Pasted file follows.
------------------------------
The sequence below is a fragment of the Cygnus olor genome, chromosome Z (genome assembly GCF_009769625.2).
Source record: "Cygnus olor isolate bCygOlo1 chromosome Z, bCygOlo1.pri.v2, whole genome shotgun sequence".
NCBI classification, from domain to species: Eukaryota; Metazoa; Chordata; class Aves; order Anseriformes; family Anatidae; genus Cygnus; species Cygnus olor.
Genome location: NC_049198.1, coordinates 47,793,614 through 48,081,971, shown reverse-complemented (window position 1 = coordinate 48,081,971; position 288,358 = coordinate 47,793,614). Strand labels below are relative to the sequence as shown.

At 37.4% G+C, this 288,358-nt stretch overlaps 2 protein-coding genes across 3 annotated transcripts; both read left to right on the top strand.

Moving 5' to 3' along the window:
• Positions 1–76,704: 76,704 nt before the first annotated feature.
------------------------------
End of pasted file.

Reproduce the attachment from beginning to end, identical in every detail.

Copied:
The sequence below is a fragment of the Cygnus olor genome, chromosome Z (genome assembly GCF_009769625.2).
Source record: "Cygnus olor isolate bCygOlo1 chromosome Z, bCygOlo1.pri.v2, whole genome shotgun sequence".
NCBI classification, from domain to species: Eukaryota; Metazoa; Chordata; class Aves; order Anseriformes; family Anatidae; genus Cygnus; species Cygnus olor.
Genome location: NC_049198.1, coordinates 47,793,614 through 48,081,971, shown reverse-complemented (window position 1 = coordinate 48,081,971; position 288,358 = coordinate 47,793,614). Strand labels below are relative to the sequence as shown.

At 37.4% G+C, this 288,358-nt stretch overlaps 2 protein-coding genes across 3 annotated transcripts; both read left to right on the top strand.

Moving 5' to 3' along the window:
• Positions 1–76,704: 76,704 nt before the first annotated feature.